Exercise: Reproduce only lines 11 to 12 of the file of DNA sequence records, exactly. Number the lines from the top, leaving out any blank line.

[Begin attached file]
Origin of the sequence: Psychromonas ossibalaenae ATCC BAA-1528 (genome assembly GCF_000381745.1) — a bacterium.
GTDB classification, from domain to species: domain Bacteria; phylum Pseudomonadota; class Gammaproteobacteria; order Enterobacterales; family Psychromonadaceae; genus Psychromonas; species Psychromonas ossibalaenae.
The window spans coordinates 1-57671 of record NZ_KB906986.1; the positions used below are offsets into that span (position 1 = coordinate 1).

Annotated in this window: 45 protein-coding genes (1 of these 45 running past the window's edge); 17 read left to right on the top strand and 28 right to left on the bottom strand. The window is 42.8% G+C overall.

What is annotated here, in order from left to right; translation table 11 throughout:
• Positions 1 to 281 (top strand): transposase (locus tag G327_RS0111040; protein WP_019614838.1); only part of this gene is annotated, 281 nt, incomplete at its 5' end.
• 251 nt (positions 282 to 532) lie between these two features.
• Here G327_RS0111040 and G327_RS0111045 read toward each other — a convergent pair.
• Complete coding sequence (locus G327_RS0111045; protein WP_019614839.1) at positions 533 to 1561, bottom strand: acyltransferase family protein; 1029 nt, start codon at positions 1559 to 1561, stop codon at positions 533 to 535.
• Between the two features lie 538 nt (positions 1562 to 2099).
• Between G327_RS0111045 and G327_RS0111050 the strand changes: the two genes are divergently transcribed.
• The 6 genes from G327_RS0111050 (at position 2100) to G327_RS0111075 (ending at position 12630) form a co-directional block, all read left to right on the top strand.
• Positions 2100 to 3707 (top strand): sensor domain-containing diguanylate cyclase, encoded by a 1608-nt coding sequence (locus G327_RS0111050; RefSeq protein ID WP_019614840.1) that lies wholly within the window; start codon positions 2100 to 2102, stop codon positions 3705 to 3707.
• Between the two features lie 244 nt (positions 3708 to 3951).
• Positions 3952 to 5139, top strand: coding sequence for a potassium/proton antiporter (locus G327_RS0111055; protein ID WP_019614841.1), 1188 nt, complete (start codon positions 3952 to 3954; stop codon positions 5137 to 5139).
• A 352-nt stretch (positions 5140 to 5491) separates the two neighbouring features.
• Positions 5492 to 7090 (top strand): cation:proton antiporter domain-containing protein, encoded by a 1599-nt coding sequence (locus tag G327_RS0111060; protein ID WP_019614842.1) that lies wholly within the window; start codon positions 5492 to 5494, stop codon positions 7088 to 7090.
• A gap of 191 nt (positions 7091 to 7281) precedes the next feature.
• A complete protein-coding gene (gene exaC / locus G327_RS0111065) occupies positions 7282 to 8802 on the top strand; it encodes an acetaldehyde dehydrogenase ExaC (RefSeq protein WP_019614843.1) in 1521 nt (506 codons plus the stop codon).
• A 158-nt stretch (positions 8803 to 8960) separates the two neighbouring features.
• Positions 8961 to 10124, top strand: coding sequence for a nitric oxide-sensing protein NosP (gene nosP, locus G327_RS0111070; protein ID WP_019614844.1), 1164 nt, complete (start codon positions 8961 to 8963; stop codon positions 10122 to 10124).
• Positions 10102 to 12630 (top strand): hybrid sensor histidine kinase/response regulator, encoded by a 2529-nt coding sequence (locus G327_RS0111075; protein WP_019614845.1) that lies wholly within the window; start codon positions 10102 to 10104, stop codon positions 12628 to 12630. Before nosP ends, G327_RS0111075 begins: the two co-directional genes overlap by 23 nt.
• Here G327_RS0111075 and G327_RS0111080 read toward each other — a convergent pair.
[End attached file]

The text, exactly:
• Between G327_RS0111045 and G327_RS0111050 the strand changes: the two genes are divergently transcribed.
• The 6 genes from G327_RS0111050 (at position 2100) to G327_RS0111075 (ending at position 12630) form a co-directional block, all read left to right on the top strand.